Baltimore Ravens

Third-down defense a continued problem for Ravens

Even coming off one of the Ravens' better efforts in getting off the field on opponent's third downs, defensive coordinator Dean Pees cited it Thursday as a need for improvement on a Ravens defense.

"Last game, I think it was 38 percent," Pees said, citing the 49ers five third-down conversions in 13 attempts. "It wasn't quite as bad, but the one that really bothered us was we really had made an emphasis all week to not let [49ers quarterback Colin] Kaepernick out, and he had a big third-down conversion. Even though we got them stopped [later], he had a third-down conversion down in the red area where he escaped on us."


Third-down defense has been an issue for the Ravens for most of the season. In Week 1, Denver Broncos converted on 44 percent of their tries (8-of-18). The Oakland Raiders converted on 64 percent (9-of-14), then the Bengals converted on 53 percent (8-of-15) in Week 3. Sunday's 38-percent mark was the second-best of the season, but that's only around the league average.

And even when it's good, big plays cancel them out, as Pees mentioned.


He lamented, in a game in which they lowered opponent's third-down success rate slightly from 49.4 percent to 47.8 percent, the third-down play when cornerback Shareece Wright fell down and allowed an easy touchdown reception for 49ers receiver Quinton Patton.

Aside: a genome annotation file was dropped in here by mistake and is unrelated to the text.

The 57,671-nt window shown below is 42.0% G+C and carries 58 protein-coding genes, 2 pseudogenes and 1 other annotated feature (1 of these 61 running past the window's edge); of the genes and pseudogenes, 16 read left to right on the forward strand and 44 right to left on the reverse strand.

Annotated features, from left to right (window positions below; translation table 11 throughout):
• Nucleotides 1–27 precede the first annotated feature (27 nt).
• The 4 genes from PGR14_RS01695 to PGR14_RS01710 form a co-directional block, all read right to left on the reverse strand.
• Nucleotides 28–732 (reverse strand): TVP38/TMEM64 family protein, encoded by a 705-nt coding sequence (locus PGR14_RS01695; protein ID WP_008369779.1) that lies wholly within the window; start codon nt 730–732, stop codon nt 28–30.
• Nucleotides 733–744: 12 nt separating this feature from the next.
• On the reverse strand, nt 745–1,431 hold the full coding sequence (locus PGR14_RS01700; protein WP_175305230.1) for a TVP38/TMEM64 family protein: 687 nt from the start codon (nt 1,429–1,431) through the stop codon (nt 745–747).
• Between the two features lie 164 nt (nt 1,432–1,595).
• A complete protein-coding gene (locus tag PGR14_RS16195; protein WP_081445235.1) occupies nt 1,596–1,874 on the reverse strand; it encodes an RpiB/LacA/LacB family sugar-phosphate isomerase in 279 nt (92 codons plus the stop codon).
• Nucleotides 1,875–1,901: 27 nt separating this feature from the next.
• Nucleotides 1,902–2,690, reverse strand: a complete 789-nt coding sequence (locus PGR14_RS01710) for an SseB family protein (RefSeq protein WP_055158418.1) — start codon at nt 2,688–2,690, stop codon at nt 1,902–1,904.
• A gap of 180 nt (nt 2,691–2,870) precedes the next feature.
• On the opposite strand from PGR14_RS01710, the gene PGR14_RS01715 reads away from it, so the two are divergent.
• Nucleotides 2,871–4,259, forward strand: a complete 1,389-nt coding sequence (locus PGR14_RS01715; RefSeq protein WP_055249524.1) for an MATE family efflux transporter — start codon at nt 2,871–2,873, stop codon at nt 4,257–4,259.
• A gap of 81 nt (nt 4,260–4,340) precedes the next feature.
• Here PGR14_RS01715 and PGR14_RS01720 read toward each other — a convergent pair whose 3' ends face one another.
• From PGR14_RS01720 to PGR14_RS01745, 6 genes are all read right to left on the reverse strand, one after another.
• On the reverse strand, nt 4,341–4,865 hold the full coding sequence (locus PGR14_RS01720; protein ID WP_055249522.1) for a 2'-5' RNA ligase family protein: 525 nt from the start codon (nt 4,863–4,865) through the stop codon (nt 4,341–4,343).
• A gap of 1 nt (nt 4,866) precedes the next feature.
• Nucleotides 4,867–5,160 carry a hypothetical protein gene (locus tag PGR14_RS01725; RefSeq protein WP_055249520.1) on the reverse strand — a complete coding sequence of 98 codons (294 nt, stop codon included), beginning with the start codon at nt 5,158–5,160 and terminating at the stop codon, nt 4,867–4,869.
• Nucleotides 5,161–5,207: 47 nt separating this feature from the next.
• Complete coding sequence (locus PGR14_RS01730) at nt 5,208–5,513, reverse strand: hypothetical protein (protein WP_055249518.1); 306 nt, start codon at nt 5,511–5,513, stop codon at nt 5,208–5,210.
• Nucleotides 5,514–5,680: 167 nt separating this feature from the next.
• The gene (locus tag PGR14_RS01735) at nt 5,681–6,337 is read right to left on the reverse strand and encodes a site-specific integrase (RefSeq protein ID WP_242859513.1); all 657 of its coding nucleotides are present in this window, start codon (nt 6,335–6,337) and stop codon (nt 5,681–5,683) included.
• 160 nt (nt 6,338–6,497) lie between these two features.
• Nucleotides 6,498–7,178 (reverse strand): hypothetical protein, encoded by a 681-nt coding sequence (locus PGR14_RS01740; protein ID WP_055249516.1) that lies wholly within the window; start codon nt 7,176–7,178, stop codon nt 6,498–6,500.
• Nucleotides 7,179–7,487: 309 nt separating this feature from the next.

That 47.8 percent success rate ranks second-to-last in the NFL, and just as with every other aspect of the Ravens' 25th-ranked defense, the handful of costly errors are blemishes no one can look past.

"I feel like I'm standing up here, broken record," Pees said. "It really isn't so much about them. it's about how we play. We have to play well, and we cannot give up big plays. It's a broken record, but until we quit doing that, statistically, we're going to look terrible. ...

"I watched that game and I feel like for 51 plays, we're playing the run game pretty well against a good running team in San Francisco, playing the short game, then you give up three plays which is the difference in the game. Until we quit doing that, it's going to be the same old story. We've just got to keep fighting it, and keep the ball inside and in front of us. It is not rocket science."